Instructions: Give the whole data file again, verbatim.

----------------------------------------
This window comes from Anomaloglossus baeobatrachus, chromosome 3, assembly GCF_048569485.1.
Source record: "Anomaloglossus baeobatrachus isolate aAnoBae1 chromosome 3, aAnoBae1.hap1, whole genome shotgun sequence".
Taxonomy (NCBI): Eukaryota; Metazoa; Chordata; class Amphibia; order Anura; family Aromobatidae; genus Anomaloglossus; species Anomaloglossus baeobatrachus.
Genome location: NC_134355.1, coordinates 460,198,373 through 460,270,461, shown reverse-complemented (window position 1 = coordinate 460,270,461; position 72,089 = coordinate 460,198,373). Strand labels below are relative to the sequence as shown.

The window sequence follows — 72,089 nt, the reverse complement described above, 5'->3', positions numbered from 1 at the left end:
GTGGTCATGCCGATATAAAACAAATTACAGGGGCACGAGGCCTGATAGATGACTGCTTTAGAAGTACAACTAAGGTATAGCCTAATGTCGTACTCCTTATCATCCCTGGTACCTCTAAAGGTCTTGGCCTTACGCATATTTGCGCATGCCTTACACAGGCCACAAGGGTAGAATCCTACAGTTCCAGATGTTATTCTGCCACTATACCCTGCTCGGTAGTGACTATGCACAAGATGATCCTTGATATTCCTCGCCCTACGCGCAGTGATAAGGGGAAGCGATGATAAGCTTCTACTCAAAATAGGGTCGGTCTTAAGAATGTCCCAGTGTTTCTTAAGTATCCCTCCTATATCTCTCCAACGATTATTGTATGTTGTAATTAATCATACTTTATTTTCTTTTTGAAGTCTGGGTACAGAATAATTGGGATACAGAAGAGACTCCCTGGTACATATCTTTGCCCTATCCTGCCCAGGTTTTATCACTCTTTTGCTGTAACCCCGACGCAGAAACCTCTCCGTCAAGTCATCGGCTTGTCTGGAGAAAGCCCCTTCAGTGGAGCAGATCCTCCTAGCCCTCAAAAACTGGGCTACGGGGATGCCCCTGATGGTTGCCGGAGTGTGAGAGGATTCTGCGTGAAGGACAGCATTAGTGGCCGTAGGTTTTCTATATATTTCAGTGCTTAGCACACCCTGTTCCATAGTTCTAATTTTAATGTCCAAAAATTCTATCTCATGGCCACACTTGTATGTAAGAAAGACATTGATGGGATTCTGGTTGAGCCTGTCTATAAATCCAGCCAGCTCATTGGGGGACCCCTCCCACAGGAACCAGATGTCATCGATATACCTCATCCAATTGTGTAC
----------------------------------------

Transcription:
This window comes from Anomaloglossus baeobatrachus, chromosome 3, assembly GCF_048569485.1.
Source record: "Anomaloglossus baeobatrachus isolate aAnoBae1 chromosome 3, aAnoBae1.hap1, whole genome shotgun sequence".
Taxonomy (NCBI): Eukaryota; Metazoa; Chordata; class Amphibia; order Anura; family Aromobatidae; genus Anomaloglossus; species Anomaloglossus baeobatrachus.
Genome location: NC_134355.1, coordinates 460,198,373 through 460,270,461, shown reverse-complemented (window position 1 = coordinate 460,270,461; position 72,089 = coordinate 460,198,373). Strand labels below are relative to the sequence as shown.

The window sequence follows — 72,089 nt, the reverse complement described above, 5'->3', positions numbered from 1 at the left end:
GTGGTCATGCCGATATAAAACAAATTACAGGGGCACGAGGCCTGATAGATGACTGCTTTAGAAGTACAACTAAGGTATAGCCTAATGTCGTACTCCTTATCATCCCTGGTACCTCTAAAGGTCTTGGCCTTACGCATATTTGCGCATGCCTTACACAGGCCACAAGGGTAGAATCCTACAGTTCCAGATGTTATTCTGCCACTATACCCTGCTCGGTAGTGACTATGCACAAGATGATCCTTGATATTCCTCGCCCTACGCGCAGTGATAAGGGGAAGCGATGATAAGCTTCTACTCAAAATAGGGTCGGTCTTAAGAATGTCCCAGTGTTTCTTAAGTATCCCTCCTATATCTCTCCAACGATTATTGTATGTTGTAATTAATCATACTTTATTTTCTTTTTGAAGTCTGGGTACAGAATAATTGGGATACAGAAGAGACTCCCTGGTACATATCTTTGCCCTATCCTGCCCAGGTTTTATCACTCTTTTGCTGTAACCCCGACGCAGAAACCTCTCCGTCAAGTCATCGGCTTGTCTGGAGAAAGCCCCTTCAGTGGAGCAGATCCTCCTAGCCCTCAAAAACTGGGCTACGGGGATGCCCCTGATGGTTGCCGGAGTGTGAGAGGATTCTGCGTGAAGGACAGCATTAGTGGCCGTAGGTTTTCTATATATTTCAGTGCTTAGCACACCCTGTTCCATAGTTCTAATTTTAATGTCCAAAAATTCTATCTCATGGCCACACTTGTATGTAAGAAAGACATTGATGGGATTCTGGTTGAGCCTGTCTATAAATCCAGCCAGCTCATTGGGGGACCCCTCCCACAGGAACCAGATGTCATCGATATACCTCATCCAATTGTGTAC